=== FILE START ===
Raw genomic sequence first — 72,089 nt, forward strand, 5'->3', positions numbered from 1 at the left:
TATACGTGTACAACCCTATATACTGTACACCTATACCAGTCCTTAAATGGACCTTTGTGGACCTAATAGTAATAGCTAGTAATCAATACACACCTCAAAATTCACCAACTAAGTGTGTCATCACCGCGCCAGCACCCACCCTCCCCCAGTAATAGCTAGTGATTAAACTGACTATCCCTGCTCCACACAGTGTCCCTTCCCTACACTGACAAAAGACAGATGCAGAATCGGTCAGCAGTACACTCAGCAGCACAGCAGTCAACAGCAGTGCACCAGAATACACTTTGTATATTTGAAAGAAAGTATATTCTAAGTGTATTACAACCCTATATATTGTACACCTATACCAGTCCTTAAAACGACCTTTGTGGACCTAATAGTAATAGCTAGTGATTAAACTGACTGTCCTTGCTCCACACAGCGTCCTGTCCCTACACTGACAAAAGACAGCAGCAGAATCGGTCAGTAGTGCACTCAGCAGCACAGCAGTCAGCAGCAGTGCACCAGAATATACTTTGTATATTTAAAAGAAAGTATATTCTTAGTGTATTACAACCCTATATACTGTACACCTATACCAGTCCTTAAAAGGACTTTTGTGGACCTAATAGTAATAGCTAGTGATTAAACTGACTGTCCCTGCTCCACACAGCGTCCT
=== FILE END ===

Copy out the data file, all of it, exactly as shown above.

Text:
Raw genomic sequence first — 72,089 nt, forward strand, 5'->3', positions numbered from 1 at the left:
TATACGTGTACAACCCTATATACTGTACACCTATACCAGTCCTTAAATGGACCTTTGTGGACCTAATAGTAATAGCTAGTAATCAATACACACCTCAAAATTCACCAACTAAGTGTGTCATCACCGCGCCAGCACCCACCCTCCCCCAGTAATAGCTAGTGATTAAACTGACTATCCCTGCTCCACACAGTGTCCCTTCCCTACACTGACAAAAGACAGATGCAGAATCGGTCAGCAGTACACTCAGCAGCACAGCAGTCAACAGCAGTGCACCAGAATACACTTTGTATATTTGAAAGAAAGTATATTCTAAGTGTATTACAACCCTATATATTGTACACCTATACCAGTCCTTAAAACGACCTTTGTGGACCTAATAGTAATAGCTAGTGATTAAACTGACTGTCCTTGCTCCACACAGCGTCCTGTCCCTACACTGACAAAAGACAGCAGCAGAATCGGTCAGTAGTGCACTCAGCAGCACAGCAGTCAGCAGCAGTGCACCAGAATATACTTTGTATATTTAAAAGAAAGTATATTCTTAGTGTATTACAACCCTATATACTGTACACCTATACCAGTCCTTAAAAGGACTTTTGTGGACCTAATAGTAATAGCTAGTGATTAAACTGACTGTCCCTGCTCCACACAGCGTCCT